Again there are two tests. To test the actual points you need to disconnect the wire leading to the F terminal. Then put an ohm meter between the terminals F & E. You should get near zero ohms with good points. If it is higher try connections as close to the points a possible to narrow down where the resistance is. Now open the points. It should increase to around 60 ohms as a resistor takes over the circuit.

To test the coils connect a volt meter between F & E and set the engine at idle. At idle you should be seeing the same voltage as at the D & E terminals (probably 6-12 volts). Increase the speed of the engine and voltage between F & E will rise as the dynamo feeds the battery. Increasing the RPMs further, you will see the voltage peek and then start to decline. At about 2500 RPM you may only be seeing 8 or less volts. What should be occurring is the regulator is regulating the dynamo field windings to prevent it from destroying itself. Dynamo output is related to how much voltage is being fed to the dynamo field windings and how fast it is spinning.

Put the same voltage to a slow spinning dynamo and a fast spinning one and you will get much greater output at the faster RPMs. So to keep control, and prevent dynamo burnout, the regulator senses output and drops voltage to save the dynamo at speed.

If voltage does not follow the above pattern then the regulator needs adjustment or you have a defective dynamo.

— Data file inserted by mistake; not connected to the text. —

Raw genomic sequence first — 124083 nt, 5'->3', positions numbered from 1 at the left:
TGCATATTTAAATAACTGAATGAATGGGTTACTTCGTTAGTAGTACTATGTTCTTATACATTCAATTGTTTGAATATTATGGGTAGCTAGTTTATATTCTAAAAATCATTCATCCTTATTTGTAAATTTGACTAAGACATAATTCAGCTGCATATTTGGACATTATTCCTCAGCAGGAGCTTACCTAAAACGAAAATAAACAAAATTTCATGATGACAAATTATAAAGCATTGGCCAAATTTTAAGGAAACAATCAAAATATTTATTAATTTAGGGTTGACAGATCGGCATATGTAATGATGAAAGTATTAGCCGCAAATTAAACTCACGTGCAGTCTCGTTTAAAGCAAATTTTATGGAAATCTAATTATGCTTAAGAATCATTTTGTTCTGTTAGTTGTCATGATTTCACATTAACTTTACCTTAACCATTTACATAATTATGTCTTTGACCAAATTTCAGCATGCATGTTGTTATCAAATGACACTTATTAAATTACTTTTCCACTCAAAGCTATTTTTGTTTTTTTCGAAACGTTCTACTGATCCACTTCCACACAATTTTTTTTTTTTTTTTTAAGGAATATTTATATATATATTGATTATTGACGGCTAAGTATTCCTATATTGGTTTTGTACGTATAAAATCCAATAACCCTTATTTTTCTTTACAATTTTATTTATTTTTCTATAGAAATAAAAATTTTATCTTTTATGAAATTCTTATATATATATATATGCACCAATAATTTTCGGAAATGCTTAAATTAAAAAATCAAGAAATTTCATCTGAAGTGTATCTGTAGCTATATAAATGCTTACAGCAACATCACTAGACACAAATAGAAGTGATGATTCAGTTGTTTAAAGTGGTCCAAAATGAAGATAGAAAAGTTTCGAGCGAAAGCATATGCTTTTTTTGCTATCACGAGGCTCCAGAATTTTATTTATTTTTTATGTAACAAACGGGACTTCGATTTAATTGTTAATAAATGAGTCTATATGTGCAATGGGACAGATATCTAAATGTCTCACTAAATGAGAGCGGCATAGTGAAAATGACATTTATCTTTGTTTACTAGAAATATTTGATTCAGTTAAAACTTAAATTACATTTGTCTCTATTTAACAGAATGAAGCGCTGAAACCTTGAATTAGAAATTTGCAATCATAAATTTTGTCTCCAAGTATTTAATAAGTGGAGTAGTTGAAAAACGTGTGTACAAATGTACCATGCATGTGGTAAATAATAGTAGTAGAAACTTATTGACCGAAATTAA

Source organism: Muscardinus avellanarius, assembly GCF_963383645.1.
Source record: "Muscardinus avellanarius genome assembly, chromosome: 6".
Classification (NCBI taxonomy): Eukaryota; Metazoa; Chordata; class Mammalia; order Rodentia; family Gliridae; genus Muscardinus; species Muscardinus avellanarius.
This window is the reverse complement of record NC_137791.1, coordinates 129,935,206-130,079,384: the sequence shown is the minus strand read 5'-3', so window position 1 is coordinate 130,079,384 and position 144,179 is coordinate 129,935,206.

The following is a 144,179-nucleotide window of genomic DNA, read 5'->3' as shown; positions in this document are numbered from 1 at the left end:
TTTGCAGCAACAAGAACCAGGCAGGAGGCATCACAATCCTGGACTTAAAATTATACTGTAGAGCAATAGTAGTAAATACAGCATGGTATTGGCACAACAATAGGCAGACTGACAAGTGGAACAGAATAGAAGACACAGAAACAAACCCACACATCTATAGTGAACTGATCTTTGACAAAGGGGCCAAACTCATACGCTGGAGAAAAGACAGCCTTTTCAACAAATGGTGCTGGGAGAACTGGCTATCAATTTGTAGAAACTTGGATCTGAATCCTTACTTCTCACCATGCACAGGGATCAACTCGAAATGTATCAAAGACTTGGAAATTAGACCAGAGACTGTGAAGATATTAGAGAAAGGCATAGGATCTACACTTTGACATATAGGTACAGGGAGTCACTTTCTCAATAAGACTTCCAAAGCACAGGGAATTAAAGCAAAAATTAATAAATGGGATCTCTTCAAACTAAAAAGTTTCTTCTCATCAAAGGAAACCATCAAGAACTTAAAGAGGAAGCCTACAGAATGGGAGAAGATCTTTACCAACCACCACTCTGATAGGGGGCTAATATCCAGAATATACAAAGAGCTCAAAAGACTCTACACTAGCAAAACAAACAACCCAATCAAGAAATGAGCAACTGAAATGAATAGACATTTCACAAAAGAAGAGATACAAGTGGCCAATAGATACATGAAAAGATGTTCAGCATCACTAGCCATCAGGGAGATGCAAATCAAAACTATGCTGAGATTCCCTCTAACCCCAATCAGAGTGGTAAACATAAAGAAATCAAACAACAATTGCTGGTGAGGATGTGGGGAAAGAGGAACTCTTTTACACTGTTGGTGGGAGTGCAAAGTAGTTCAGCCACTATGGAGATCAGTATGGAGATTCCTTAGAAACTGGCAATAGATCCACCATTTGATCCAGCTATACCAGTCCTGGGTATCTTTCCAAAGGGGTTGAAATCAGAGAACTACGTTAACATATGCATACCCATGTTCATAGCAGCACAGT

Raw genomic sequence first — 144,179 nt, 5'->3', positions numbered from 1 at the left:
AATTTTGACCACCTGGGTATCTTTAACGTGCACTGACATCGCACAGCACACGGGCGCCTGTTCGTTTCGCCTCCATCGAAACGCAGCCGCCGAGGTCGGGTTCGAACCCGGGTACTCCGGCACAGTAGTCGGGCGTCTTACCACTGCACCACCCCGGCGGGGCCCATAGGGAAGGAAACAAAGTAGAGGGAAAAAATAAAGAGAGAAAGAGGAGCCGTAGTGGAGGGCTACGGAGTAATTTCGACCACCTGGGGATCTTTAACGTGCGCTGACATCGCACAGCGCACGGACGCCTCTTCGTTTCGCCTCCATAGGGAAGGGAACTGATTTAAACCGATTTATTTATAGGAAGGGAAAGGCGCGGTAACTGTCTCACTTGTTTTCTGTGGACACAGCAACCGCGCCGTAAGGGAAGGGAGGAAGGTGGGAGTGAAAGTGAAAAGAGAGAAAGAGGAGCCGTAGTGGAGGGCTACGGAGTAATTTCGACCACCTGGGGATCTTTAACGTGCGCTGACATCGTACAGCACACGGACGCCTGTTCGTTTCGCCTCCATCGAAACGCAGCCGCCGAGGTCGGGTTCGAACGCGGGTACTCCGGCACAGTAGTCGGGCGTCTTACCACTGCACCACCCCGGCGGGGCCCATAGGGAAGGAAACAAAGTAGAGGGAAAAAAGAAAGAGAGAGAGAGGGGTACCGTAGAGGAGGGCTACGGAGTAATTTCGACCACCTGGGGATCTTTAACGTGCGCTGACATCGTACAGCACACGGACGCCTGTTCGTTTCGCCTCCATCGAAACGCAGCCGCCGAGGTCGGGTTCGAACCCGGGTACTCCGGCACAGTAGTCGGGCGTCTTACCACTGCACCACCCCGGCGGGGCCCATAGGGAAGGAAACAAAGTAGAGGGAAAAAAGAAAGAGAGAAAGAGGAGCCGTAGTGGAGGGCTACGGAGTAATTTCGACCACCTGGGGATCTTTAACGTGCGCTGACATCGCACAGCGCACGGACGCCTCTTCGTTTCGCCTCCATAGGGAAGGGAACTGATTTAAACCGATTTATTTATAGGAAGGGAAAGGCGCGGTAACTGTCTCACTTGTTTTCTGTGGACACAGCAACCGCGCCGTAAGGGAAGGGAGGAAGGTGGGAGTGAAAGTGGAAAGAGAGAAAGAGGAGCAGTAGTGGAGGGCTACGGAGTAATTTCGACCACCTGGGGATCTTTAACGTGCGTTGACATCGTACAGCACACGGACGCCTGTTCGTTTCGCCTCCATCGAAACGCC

The alternator or dynamo is at the heart of a vehicle’s charging system, providing power to the various electrical components while the engine is running and also making sure the battery is always charged.

The quickest and easiest way to check if your alternator is under/overcharging is to measure the voltage across the battery terminals. DO NOT DISCONNECT ANY OF THE BATTERY LEADS WITH THE ENGINE RUNNING AS DAMAGE TO ELECTRICAL COMPONENTS MAY RESULT! Using a digital multimeter and with the vehicle engine running at tickover with no electrical accessories switched on, check the voltage output across the battery terminals.

Anything between 13.5 volts to 14.5 volts tells you the alternator/dynamo is charging around the correct parameters. Anything lower than 13.5 volts shows it is not putting out enough power to charge the battery efficiently and electronic items on the vehicle may behave erratically.

If there are more than 14.5 volts produced from the alternator/dynamo or voltage regulator (separate on positive earth vehicles) then it is overcharging, sometimes producing higher voltage “spikes” which can produce too much voltage for sensitive electronic components, causing them to fail or create intermittent electrical faults.  Also check on the condition and tension of the alternator/dynamo drive belt as if it is too loose or in poor condition the belt may slip causing the alternator to have a low output.  Alternatively if the belt is too tight it will damage the alternator/dynamo bearings.

This is a basic charging test for alternator/dynamo output.